Portrait by Sam Ashley.
Our good friend Patrick Pellow sat down with "The Muska" at Southbank last weekend for a little post session chat. Here's what came of their conversation:
How come you’re in London?
So I basically came out to London just mainly for the Skytop 4 launch for Supra. Then in the process of coming out here it was brought to my awareness what was going on with Southbank as well, so I thought it would be really important to come here to skate and just show this place [Southbank] means something to me too. And I also just wanted to skate it and have fun, so pretty much between the Skytop stuff and coming to see Southbank, those are the two main reasons.
When did you first come to London?
I first came here for some comp at Wembley. After the competition we went to some bar, I think it was called Bar Rumba or something. I had the boom box with me the whole time in the club. When the club shut I lead everyone back to the hotel; I was like the pied piper with the boom box going down the street. We get back to hotel and 40 of us started partying in the room - it was crazy. Someone then pulls the fire alarm and we had to bail as the hotel people were so pissed with us. This was the days before you had to put a credit card down in the hotel and we had no money so we had to run out of the hotel.
How involved are you in the design of the Skytop, from conception to actually production?
100,000%! Design is just as much a passion of mine as skateboarding, music, art or photography - all these different things I do and design is one of my main passions for a long long time now. Ever since I did my first shoe with éS I have always been very involved with the design process of all of my product and not just allowing people to create something and put my name on it.
And this is the 4th one?
Yeah this is the 4th edition
And is it your favourite one?
It is you know, I think it’s easy to say that each new version at the time is your favourite, but I really feel that this one now represents what the Skytop is to me. And that’s change, innovation and offering something new in our market that doesn’t exist, and I felt like when the Skytop 1 came out people were like “what the fuck is this thing?" you know “Chad’s crazy" you know and I like that, because I like a sense of individualism. And I like to think of something and create something and be proud of it and wear it - and hopefully inspire a new style or a new culture, whatever you know? So I feel like the 4 kinda has that feeling again for me because a lot of the sales reps and different people are like “what the hell is this?" so for me I like that, I like to get a reaction out of people.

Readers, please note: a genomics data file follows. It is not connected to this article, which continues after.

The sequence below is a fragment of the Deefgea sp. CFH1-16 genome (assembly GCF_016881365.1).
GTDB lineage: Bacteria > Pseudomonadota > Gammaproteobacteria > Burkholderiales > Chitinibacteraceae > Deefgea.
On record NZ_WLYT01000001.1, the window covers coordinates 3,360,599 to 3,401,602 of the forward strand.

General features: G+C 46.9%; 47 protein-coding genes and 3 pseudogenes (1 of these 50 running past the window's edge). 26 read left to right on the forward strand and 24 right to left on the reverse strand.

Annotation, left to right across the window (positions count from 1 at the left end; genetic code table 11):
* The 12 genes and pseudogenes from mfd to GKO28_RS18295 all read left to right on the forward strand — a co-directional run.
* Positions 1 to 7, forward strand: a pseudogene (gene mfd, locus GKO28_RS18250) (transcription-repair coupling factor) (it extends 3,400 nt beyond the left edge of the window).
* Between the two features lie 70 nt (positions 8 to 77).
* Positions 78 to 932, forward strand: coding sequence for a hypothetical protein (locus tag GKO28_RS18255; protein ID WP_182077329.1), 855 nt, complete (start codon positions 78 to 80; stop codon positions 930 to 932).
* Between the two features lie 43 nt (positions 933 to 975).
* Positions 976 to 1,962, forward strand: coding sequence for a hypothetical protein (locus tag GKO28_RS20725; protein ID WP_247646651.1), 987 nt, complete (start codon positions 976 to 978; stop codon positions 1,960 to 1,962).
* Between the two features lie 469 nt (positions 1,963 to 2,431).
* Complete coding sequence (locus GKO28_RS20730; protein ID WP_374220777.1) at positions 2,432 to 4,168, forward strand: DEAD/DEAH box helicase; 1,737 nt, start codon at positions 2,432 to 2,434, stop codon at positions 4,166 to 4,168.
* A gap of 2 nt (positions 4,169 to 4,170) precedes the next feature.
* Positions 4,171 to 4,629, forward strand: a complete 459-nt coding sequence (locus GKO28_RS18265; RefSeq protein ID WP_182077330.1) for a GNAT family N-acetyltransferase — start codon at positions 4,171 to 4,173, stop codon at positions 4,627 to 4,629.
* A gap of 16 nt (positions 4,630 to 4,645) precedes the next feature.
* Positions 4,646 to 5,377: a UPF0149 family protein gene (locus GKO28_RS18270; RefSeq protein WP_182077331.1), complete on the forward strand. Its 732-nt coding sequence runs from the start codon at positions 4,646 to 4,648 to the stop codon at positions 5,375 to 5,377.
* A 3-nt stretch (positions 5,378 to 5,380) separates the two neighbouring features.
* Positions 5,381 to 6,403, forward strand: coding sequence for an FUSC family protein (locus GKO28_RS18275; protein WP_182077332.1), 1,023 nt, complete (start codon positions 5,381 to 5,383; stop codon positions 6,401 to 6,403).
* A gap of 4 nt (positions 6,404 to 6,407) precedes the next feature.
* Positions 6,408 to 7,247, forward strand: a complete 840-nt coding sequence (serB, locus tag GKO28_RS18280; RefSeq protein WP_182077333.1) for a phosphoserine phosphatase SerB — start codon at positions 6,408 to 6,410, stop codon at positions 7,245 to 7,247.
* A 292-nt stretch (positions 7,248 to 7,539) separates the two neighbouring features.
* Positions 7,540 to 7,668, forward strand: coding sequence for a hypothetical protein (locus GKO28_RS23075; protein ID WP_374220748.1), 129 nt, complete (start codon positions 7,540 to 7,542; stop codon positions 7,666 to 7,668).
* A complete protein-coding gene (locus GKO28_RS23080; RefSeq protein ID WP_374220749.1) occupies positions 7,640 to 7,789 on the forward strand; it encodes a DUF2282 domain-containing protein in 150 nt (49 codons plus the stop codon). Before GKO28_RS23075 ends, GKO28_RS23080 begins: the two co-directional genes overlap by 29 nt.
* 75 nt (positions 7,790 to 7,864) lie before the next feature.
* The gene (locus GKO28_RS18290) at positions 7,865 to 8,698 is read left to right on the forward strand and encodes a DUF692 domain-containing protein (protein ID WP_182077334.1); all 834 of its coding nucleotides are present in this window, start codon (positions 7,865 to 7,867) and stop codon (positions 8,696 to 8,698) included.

When I make anything I like to stir up our skateboarding industry. I’m sure within skateboarding people are like: “what’s up with this?" and to see people outside of skateboarding support it and all that, I get a lot of flack from that. A lot of people talking shit and stuff, and for me I think that’s stupid because eventually it may turn people onto skateboarding you know? If somebody is out there that has no idea about where skateboarding is going, and they’re buying the shoe just because they like the shoe and they don’t know it’s a skate shoe. They might go: “oh this is in skate shops" and they will go and get a skate shirt and then maybe a board and hopefully that (the shoe) can inspire people to start skateboarding. So I think it’s a positive thing if skateboarding products can reach outside of skateboarding.